Note by Reinout: I hope all the examples are rendered OK as I’m writing this blog with… sphinx and restructured text :-)
Eric Holscher started https://readthedocs.org/ a few years ago during a “django dash” weekend. That site is widely used and even gave rise to “write the docs” conferences and a community around technical writing.
Readthedocs and also the django documentation uses sphinx.
A documentation system? It is not just a single documentation page on one item. It is documentation for a whole project. Sphinx extends RST (restructured text) with additions for documenting software. It also adds semantic meaning.
Lot of documentation is written in markdown nowadays. A link to pep8 in markdown would be a simple link to pep8 on the internet. In sphinx/rst it could be:
Check out :pep:`8`
He becomes sad if he sees documentation written in markdown.
“Read the docs” is build on “sphinx” is build on “docutils” is build on “restructured text”. Here are some of the internal concepts of RST:
A reader reads input.
A parser takes the input and actually turns it into a “Doctree”. RST is the only parser implemented in docutils. It handles directives, multi-line inputs, etc.
The “doctree” is like an AST for docutils. This is the basis for everything else. The tree consists of nodes.
Nodes can be structural elements like document, section, sidebar. Body elements like paragraph, image, note. Inline elements like emphasis, strong, subscript.
The most common types of nodes are “Text nodes”.
RST “directives” are the most common extension mechanism. It allows block level extension of RST.
You can also use “RST interpreted text roles”. It allows paragraph-level
extension of RST.
:pep: 8 is an example.
RST is a really neat language. Some directives are tied to RST because of the way it is parsed, which makes it hard to re-use things. We need to think about how to port this to other parses so that we could use/extend markdown and so as we might be too tied to RST.
Once the parser is ready, you can start doing things with it.
“Transformers” take the doctree and modify it in place. It allows for full knowledge of the tree, for instance for generating a TOC.
“Visitors” allow you to quickly add arbitrary node types. You implement a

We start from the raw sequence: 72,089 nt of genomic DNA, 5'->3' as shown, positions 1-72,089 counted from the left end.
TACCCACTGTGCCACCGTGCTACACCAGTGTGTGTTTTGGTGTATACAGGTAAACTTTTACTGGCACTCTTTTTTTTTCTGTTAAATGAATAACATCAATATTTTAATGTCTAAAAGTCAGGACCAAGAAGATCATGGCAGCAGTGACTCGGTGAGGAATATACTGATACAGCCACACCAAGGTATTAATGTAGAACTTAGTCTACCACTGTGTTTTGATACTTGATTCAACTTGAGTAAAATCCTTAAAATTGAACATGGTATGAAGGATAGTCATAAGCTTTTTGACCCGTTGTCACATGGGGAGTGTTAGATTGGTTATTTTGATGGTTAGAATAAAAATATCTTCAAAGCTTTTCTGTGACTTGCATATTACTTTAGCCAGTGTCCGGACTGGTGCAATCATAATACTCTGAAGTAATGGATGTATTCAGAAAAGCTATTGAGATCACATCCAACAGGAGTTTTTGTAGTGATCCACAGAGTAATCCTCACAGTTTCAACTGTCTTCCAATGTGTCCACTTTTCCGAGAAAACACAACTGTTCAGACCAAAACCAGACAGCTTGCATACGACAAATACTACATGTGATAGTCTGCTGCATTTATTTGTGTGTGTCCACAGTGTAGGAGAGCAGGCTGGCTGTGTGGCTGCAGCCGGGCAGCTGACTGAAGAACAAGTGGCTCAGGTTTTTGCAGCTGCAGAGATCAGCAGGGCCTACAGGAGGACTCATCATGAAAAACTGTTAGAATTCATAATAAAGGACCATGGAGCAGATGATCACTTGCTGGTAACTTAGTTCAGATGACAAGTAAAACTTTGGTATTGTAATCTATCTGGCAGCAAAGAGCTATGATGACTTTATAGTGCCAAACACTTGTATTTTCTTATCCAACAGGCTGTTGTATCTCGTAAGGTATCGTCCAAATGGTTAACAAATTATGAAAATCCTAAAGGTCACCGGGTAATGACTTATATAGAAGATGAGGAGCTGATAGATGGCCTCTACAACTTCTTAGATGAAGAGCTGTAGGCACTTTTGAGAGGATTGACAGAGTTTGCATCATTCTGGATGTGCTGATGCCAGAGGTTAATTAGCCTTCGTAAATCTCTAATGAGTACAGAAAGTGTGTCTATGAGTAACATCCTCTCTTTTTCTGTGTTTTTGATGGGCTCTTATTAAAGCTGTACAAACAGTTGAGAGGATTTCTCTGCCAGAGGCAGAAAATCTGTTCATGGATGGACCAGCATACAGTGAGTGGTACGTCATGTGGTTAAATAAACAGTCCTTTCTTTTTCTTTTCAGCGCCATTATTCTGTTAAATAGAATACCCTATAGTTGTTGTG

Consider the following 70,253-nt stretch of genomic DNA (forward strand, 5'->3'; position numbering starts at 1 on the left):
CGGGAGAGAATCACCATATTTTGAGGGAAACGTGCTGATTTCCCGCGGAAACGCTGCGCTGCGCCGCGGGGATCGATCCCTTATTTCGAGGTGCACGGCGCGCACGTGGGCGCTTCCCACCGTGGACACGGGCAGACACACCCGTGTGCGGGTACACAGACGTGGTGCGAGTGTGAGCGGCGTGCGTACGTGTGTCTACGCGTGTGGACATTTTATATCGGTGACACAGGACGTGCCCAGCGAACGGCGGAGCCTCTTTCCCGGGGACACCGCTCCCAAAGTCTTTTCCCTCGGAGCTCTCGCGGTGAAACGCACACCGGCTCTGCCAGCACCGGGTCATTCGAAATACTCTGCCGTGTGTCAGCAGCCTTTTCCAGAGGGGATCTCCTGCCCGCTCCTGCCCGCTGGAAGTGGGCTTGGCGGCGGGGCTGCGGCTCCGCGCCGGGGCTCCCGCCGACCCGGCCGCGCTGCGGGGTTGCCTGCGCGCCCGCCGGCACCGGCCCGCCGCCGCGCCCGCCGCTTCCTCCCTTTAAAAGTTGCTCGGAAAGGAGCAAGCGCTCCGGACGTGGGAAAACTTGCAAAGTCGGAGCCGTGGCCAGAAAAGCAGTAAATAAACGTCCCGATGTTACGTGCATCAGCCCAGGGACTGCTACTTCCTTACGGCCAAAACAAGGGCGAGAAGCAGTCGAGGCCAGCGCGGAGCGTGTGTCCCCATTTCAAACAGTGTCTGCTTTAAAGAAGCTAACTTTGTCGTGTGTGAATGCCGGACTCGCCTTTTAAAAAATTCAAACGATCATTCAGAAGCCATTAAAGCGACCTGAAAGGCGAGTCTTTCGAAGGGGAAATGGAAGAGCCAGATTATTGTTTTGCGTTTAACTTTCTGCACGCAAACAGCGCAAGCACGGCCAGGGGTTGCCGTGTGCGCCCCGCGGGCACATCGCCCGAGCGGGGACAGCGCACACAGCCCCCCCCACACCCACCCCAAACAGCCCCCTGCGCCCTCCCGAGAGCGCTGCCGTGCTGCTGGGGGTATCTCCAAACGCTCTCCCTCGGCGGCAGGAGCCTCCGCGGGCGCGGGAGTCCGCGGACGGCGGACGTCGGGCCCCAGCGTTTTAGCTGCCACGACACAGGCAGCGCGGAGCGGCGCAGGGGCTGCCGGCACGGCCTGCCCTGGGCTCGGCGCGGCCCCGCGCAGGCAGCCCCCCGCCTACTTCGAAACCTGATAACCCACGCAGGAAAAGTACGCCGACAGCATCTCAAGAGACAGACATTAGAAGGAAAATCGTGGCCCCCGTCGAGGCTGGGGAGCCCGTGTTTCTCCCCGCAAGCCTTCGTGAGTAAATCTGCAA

visitor with a
visit_yournodename() and a
function that outputs content.
“Translators” convert the doctree back to an output type. Html, pdf, etcetera.
“Writers” are used to actually write the translated items to disk.
So… doctutils READS the document, PARSES it, TRANSFORMS it and TRANSLATES/WRITES it to output.
On top of RST you have sphinx.
The sphinx “application” is the cental part that steers the entire process.
The sphinx “environment” keeps state for all the files for a project. It is serialzed to disk in-between runs.
It is cached as pickles between run. This makes re-building the documentation much faster if you’ve only changed one file.
“Builders” are wrappers around docutils’ writers. It generates all types of outputs. It generates most HTML output through Jinja templates instead of using Transalators.
Sphinx has lots of events like source-read, doctree-read, env-updated etcetera. If you want to extend sphinx, this is the place to start.
Some extension examples:
One of the extensions they made themselves for read the docs is markdown support. They used recommonmark for that. Recommonmark’s node class is mapped to a node class that is understood by sphinx. Markdown files can even co-exist with RST files inside the same set of documents.
The drawback of markdown is that it lacks ways to extend the language. There is a proposal for markdown inline markup, though. That would make it possible to support more of the RST features in markdown.
Table of contents. They implemented a “pending” node that can be filled later in the sphinx rendering process with the actual table of contents.
References can refer to anything elsewhere in one of the other pages. A transformation later on in the process resolves the references.
With the proper setup, you can even reference items in other sphinx documents, like pointing at Django’s documentation on some subject. Google for “intersphinx_mapping” if you need it. It works wonderfully.
Django uses sphinx in a slightly different way.
All documentation is written in RST, but the HTML is generated as JSON blobs (!!!). It is rendered through django templates on the website.
It has some django-specific additions like directly linking to settings or tickets:
He showed the implementation of this feature.
Make sure to use semantic markup when writing docs. You can write down more information about what is going on in your brain.
Generally your job is to get the nodes to exist in the way that you want. So when you write extensions, keep the node tree in mind.
You can run
make pseudoxml to get a pseudo-xml output to show you the
sphinx node tree view of your document to help you with this.
Understand where you need to plug into the pipeline and do as little as possible to make it happen.
Image: attempting to get the vegetation colors right on my model railroad. The example photo is from Ulmen, Germany, in november 2000.
My name is Reinout van Rees and I work a lot with Python (programming language) and Django (website framework). I live in The Netherlands and I'm happily married to Annie van Rees-Kooiman.
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